Who should own social media?

Social media has been the domain of marketers since its crossover into the business world, but there are many who believe the real value from social media interactions can be delivered through the customer service department. CRM magazine recently published an article Social Media belongs in the Contact Center, which argues that this is the only department capable of managing large volumes of interactions in a timely basis. They do have a point.

But then what do they do with the leads? Many customer services employees won’t even recognise a lead when it’s sitting there on a Facebook page, as that is not what they are trained to do. So there is the danger that if marketing and customer services are not joined-up and can’t all access the same information, important business opportunities will be lost. Never fear, though – with the right CRM this won’t happen as all your business processes will be completely joined up and opportunities can be passed between departments with ease.
 

If you’d like to learn more about how the Workbooks CRM system can help improve your lead generation and tracking, download our eGuide: The business performance platform: if your CRM’s broken, we can fix it.

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Sep 10,2012 by JohnCheney

Poll: Which of the Powers That the Internet Has Given Customers Has Changed the Way You Do Business the Most?

 

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Sep 07,2012 by JohnCheney

The internet has transformed the way that companies do business and the way that customers behave throughout the buying cycle. In fact, it could be said that the traditional sales process has been turned on its head and never has the customer had more power than they do now.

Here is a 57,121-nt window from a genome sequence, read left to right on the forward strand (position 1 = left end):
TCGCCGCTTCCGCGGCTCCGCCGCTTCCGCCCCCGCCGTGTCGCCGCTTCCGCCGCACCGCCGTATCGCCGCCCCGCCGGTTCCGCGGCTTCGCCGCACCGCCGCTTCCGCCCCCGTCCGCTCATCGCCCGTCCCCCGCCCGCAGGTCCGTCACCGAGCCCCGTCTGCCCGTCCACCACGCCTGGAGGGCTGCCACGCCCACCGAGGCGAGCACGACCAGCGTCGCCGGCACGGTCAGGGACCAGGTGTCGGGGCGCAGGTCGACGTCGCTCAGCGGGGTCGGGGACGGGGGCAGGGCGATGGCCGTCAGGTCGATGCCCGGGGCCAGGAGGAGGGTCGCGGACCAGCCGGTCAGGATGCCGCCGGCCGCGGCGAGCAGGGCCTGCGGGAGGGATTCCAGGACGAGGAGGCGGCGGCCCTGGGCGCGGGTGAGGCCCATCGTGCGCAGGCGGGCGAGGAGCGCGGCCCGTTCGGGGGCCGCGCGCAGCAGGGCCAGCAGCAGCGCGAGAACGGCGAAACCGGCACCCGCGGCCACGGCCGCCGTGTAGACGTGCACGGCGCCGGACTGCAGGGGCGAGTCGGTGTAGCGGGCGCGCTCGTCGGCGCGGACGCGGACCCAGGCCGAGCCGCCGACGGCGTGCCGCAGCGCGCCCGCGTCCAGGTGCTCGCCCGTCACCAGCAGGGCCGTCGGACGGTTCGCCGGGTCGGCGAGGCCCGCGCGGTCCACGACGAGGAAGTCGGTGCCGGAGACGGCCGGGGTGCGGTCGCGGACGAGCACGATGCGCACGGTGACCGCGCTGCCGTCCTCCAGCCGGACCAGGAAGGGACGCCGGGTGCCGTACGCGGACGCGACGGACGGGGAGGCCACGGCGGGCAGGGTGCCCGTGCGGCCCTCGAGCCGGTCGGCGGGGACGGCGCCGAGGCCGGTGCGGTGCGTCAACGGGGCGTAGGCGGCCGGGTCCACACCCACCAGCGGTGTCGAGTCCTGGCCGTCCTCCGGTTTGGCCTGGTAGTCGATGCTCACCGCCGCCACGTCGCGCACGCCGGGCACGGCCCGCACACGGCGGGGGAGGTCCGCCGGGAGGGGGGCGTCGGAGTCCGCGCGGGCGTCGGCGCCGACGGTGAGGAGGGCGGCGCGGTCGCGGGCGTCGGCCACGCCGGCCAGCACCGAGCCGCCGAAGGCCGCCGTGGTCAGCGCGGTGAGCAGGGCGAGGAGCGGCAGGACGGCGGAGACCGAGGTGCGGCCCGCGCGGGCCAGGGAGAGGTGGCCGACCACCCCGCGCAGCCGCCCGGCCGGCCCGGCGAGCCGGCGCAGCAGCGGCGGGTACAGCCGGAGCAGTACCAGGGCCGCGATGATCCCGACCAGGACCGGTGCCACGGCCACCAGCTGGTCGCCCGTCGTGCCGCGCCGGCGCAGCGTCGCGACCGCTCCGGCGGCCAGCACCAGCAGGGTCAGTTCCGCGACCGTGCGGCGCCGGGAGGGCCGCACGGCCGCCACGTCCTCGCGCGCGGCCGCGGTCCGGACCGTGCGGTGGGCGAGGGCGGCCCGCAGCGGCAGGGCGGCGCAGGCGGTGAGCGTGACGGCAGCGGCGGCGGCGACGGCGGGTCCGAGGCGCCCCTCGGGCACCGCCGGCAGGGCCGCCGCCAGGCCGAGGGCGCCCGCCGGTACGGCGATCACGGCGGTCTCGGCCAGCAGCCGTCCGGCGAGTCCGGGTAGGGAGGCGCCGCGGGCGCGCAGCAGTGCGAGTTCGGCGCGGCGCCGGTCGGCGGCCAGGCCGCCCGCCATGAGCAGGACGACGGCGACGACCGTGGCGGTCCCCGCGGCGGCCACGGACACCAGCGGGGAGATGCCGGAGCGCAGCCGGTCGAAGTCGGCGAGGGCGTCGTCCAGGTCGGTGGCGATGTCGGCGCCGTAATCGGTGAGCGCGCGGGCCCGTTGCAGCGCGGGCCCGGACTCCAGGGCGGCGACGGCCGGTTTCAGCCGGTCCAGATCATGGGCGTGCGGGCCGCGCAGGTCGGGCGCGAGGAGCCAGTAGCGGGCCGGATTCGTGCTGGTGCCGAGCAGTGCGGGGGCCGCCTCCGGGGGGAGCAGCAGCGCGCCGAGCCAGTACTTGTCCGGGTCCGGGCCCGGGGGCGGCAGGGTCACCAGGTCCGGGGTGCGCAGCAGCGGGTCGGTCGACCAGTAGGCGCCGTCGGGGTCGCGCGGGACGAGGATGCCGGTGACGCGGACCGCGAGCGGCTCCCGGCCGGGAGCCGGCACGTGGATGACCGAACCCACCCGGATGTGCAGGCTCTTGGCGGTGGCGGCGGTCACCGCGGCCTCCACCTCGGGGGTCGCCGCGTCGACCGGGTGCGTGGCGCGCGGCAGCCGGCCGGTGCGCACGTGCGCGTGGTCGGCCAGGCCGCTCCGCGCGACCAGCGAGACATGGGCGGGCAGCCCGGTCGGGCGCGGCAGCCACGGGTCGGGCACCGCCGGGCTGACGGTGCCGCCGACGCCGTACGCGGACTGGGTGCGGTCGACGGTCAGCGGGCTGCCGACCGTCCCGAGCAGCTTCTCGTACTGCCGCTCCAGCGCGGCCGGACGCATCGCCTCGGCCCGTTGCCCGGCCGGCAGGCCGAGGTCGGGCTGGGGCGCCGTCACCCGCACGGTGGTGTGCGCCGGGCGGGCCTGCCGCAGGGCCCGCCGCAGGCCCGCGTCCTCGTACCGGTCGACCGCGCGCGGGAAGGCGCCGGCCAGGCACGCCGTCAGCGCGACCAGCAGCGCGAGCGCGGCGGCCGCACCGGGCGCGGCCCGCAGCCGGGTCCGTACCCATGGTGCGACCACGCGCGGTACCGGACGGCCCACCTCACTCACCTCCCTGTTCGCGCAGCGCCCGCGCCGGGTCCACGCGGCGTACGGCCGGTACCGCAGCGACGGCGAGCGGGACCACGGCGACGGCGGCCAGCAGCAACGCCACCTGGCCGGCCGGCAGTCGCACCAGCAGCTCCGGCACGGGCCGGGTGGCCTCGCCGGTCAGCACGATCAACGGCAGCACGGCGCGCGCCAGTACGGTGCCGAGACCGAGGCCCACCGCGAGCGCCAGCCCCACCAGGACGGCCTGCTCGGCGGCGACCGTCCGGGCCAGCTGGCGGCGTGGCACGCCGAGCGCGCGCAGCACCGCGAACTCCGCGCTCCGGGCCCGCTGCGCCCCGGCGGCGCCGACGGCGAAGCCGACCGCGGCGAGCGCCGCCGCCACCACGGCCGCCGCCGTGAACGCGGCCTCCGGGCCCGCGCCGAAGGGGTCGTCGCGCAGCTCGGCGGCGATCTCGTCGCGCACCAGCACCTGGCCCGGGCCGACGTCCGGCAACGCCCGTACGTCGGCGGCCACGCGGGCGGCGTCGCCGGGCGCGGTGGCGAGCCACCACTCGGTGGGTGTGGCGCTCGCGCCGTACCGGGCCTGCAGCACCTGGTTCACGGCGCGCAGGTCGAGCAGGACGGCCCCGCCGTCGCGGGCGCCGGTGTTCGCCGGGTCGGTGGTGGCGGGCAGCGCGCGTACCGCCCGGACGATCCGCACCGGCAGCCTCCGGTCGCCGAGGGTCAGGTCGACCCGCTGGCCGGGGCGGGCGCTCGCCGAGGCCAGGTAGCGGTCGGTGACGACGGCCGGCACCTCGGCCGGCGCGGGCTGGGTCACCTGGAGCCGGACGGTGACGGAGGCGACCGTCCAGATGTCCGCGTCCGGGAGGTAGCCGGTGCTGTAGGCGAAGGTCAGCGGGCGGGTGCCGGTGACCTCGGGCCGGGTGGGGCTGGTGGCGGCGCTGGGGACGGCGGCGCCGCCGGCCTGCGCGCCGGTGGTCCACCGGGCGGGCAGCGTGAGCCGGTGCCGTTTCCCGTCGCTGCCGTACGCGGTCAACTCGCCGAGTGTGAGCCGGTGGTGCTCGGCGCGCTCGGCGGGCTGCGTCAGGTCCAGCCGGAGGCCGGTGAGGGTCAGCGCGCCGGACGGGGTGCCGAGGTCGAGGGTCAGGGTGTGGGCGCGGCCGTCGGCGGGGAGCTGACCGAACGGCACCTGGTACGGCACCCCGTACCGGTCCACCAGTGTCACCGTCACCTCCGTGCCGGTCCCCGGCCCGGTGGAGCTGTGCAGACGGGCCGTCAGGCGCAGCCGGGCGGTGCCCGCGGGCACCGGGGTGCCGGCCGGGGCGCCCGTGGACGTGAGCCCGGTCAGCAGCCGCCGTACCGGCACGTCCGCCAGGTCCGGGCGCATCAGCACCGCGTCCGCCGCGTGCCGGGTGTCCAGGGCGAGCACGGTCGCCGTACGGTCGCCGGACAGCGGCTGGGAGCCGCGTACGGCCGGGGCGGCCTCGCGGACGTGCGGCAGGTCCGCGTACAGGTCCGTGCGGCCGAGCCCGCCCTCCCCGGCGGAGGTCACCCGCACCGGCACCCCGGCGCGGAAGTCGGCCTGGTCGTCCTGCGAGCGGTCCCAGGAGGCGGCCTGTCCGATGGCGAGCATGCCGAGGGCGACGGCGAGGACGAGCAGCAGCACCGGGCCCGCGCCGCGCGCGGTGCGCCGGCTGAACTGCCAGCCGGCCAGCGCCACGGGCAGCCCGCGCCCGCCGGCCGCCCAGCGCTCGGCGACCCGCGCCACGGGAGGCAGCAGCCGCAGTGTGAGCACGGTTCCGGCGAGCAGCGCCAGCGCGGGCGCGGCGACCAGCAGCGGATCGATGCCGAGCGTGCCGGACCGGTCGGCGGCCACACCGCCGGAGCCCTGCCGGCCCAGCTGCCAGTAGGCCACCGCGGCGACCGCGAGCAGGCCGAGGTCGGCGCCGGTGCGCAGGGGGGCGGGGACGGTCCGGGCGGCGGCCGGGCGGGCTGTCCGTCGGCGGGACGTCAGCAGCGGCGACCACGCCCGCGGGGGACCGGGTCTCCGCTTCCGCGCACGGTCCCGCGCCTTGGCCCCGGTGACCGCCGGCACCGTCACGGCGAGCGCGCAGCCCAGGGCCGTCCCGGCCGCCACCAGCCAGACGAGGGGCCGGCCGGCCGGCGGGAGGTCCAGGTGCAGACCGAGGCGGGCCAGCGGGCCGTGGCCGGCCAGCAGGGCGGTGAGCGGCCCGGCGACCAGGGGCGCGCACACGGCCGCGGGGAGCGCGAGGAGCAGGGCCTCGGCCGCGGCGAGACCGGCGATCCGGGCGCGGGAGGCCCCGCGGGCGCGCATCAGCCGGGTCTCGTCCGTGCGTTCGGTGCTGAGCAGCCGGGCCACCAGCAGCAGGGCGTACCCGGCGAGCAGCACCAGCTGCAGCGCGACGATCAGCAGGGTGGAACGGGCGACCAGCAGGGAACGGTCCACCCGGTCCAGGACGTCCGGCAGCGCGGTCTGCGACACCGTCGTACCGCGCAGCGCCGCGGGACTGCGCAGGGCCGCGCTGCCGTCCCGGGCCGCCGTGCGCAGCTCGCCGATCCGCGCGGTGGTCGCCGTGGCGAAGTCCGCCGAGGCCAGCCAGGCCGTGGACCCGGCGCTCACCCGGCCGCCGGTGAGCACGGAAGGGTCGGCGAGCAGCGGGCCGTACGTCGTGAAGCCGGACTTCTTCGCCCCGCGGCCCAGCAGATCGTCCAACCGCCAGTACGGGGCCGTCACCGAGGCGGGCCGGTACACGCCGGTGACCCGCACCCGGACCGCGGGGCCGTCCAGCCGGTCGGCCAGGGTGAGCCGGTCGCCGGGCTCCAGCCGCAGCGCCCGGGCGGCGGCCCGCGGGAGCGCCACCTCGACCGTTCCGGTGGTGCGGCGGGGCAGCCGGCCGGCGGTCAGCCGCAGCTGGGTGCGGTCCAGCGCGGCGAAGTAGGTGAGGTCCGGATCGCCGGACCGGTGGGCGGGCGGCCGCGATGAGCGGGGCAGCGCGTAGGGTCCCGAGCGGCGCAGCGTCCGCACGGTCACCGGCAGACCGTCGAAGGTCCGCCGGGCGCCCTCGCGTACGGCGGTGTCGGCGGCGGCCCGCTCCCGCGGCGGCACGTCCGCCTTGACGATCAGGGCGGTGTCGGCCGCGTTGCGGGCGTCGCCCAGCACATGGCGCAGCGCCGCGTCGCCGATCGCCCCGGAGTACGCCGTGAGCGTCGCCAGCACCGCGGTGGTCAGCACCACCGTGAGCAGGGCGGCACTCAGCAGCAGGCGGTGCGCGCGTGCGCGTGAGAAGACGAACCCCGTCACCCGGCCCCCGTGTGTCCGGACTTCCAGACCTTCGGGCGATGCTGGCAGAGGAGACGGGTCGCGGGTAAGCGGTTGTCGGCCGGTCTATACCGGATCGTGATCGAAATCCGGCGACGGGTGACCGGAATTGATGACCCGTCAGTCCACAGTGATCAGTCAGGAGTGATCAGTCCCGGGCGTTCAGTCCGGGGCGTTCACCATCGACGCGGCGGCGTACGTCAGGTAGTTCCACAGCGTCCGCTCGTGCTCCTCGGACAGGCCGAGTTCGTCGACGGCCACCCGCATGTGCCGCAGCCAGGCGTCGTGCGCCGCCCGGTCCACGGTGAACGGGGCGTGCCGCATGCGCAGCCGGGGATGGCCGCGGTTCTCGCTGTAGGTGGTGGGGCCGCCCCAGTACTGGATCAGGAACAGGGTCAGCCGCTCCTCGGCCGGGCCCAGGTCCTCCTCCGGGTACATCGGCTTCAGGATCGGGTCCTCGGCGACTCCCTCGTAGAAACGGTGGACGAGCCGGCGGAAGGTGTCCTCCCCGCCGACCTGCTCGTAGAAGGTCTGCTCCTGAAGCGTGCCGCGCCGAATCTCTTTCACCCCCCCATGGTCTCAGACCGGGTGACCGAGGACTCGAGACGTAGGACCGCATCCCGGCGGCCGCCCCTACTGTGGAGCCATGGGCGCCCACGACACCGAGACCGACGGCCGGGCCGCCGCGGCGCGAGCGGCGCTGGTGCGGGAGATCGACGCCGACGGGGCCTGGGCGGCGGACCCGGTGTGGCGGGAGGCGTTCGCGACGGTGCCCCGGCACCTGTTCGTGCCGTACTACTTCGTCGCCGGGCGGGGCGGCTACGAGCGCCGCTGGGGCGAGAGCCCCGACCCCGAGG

Five Powers

 

1. The power to share their views far and wide

The rise of social media has been phenomenal and although it offers marketing departments a wealth of opportunities to interact with customers and prospects in new and exciting ways, it also give those customers a platform to voice opinions in ways they couldn’t before. It’s a sad fact that they won’t always be nice opinions; it’s long been known that customers who have bad experiences tell more people than the customers who have good ones.

2. The power to discover

Before the advent of the internet, anyone wanting to buy your products or services had to talk to someone in your company to find out more. Now they can just search online and, as well as finding out what they need to know about the specifics of  the product, they can uncover any negative comments people have made about it, or indeed you if you’ve had the misfortune to get slated online.

3. The power to speak up around the clock

Your email, phone number, address, Facebook profile, LinkedIn account and Twitter page mean you can be reached easily at any time of the day or night. Customers no longer have to wait for you to open to ask a question or make a complaint and they expect a fast response.

4. The power to compare

It’s not just your information that’s out there for potential customers to find. Your prospects can just as easily find out everything about your competitors, including reviews, prices and features. So you need to manage your online presence to make sure it looks good in such a scenario

5. The power to buy from anywhere, anytime

Never has it been so easy for customers to pick and choose who they do business with. No matter what product or service you are selling there is someone, somewhere selling it cheaper than you. With many B2B products and services, its not just the price that matters but nor is location so important anymore either . However, reputation is.

So, although it would seem that the ball really is in the customer’s court, smart businesses can use the power of their CRM to turn the advantage in their favour. Integrating your business processes so everyone in your company can access information on prospects and customers means you can be flexible enough to meet all of the challenges and opportunities the internet age brings.

The right CRM system can help you track which leads responded to your tweets or blogs, or even find out who came into your database via your company’s entry on a comparison website. Not all CRM systems are made equal though, so make sure that the one you choose really can join up your business to enable you to work smarter and keep customers happier.

To find out how streamlining your business processes with the right CRM system can enable your team to make the most of this new age of customer empowerment, download our eGuide:

Taking the plunge: making sure you get the right CRM partner

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Aug 30,2012 by JohnCheney

POLL: What’s the Best Way to Motivate Your Sales Team?

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Aug 28,2012 by JohnCheney